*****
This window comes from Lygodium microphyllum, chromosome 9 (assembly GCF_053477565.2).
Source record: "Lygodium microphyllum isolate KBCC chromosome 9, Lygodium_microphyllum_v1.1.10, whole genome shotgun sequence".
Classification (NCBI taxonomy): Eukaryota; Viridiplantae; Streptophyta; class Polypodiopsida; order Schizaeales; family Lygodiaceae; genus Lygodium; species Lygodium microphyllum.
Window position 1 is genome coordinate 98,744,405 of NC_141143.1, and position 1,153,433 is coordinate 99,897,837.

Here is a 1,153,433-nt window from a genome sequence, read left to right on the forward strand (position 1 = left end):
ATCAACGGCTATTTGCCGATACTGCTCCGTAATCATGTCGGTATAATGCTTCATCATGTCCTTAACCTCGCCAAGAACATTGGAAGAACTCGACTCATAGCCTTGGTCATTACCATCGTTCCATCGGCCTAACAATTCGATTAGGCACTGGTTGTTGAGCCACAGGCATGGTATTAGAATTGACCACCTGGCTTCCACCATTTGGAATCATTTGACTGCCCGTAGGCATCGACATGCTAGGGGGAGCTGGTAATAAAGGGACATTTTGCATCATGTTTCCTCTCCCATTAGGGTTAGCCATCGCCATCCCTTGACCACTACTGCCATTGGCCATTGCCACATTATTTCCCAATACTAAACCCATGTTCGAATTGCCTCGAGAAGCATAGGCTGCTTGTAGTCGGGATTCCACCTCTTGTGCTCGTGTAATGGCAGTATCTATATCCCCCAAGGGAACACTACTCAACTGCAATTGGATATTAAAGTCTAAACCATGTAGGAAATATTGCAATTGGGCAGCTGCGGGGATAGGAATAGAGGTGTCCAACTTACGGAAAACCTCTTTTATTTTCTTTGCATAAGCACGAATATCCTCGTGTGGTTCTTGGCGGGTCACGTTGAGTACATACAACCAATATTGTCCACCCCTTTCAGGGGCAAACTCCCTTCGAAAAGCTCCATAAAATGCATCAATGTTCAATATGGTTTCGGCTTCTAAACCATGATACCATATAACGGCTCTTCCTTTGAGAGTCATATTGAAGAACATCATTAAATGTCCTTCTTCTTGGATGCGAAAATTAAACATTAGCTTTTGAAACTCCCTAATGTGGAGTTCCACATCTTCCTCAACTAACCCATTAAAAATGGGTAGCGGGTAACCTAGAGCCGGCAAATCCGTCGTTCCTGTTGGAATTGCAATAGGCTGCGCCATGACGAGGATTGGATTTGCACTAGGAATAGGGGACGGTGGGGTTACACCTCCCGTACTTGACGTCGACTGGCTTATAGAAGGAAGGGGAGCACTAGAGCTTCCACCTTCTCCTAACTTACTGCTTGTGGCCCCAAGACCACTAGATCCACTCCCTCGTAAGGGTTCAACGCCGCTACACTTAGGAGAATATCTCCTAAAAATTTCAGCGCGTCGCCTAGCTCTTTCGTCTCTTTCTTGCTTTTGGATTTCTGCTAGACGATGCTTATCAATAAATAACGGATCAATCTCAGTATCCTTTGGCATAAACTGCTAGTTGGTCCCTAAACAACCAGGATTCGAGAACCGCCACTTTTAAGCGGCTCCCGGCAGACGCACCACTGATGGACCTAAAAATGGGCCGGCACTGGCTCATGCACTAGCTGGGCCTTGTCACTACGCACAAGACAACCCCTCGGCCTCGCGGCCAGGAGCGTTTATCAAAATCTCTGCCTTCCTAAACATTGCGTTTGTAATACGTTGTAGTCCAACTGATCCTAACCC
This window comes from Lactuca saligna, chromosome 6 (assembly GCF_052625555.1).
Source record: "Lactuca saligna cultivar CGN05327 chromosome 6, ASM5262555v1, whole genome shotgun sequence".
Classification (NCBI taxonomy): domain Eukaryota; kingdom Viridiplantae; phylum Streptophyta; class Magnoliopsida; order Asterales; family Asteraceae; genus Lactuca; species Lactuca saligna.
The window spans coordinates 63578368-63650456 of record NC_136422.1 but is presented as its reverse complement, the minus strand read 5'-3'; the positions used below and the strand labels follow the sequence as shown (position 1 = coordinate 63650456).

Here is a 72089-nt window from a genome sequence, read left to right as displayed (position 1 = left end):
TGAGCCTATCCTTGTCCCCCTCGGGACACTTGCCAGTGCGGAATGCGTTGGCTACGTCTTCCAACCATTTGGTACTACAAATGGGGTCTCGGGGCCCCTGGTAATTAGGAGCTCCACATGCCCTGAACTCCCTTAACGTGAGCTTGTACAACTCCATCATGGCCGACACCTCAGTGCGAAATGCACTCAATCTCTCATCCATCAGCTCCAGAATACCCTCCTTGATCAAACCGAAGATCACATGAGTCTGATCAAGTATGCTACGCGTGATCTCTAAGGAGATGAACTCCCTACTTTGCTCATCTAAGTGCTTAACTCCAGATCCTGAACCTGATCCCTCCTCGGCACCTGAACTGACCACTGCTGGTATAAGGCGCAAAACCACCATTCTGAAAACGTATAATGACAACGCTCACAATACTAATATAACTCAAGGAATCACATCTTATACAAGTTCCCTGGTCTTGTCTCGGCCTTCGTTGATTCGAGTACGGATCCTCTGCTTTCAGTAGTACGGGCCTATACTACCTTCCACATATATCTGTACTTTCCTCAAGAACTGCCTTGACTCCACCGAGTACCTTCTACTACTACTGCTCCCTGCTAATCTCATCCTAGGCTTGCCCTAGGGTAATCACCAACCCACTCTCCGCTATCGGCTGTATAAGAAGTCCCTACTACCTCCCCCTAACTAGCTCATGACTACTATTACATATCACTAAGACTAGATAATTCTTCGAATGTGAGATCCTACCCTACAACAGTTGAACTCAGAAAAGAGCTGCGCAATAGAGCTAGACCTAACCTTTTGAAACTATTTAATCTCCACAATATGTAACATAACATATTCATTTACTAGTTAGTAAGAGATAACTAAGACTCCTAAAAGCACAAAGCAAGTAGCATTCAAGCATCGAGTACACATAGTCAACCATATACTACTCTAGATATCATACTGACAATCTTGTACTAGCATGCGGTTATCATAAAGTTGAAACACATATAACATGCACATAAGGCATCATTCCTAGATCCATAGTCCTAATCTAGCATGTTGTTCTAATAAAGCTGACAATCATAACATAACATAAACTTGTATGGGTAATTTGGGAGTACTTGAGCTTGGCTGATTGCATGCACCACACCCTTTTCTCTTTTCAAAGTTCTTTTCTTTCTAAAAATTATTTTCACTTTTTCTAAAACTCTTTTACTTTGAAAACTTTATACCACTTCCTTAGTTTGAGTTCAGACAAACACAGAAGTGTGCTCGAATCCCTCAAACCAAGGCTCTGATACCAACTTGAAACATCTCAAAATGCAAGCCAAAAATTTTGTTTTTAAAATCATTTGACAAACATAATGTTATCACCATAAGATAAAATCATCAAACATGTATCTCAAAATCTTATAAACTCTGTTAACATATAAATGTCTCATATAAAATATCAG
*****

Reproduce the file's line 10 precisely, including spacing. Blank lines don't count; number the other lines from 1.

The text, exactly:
The window spans coordinates 63578368-63650456 of record NC_136422.1 but is presented as its reverse complement, the minus strand read 5'-3'; the positions used below and the strand labels follow the sequence as shown (position 1 = coordinate 63650456).